The Ministry of Education and Culture is considering lifting the ban on advertising alcohol and tobacco products, RÚV reports. A majority of the committee on independent media proposed the change, publishing a report on the matter this past January. The committee states the advertisements could present a large source of income for independent media in Iceland.
It is currently illegal to advertise alcohol and tobacco in Iceland, though advertisements for low-alcohol beer, which skirt regulations, occasionally appear.
Minister of Education and Culture Lilja Dögg Alfreðsdóttir says the ministry is considering how the ads would impact media. “Of course, I think the most important thing regarding these ads is when we make a decision that we have a public health perspective as our guiding principle,” she added.
Icelandic Federation of Trade Secretary General Ólafur Stephensen told Fréttablaðið that research from other countries showed advertisements for alcohol did not lead to increased consumption, rather had an effect on which alcohol products consumers chose. Were the ban lifted, he added, advertisements would have to follow regulations such as not targeting minors or glamorizing alcohol consumption.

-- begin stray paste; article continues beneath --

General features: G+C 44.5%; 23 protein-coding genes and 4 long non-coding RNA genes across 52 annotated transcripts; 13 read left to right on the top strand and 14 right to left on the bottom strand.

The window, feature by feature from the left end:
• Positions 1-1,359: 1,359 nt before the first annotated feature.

Rafn M. Jónsson, project manager for alcohol and drug abuse prevention at the Icelandic Directorate of Health, is against the proposal. “There are big agencies which monitor this and advertisements and marketing of alcohol has the effect of increasing consumption, that’s very clear.” Rafn points out that lifting the existing ban would run counter to trends across Europe tightening regulations. “This would be a blemish on our otherwise excellent alcohol policy,” he stated.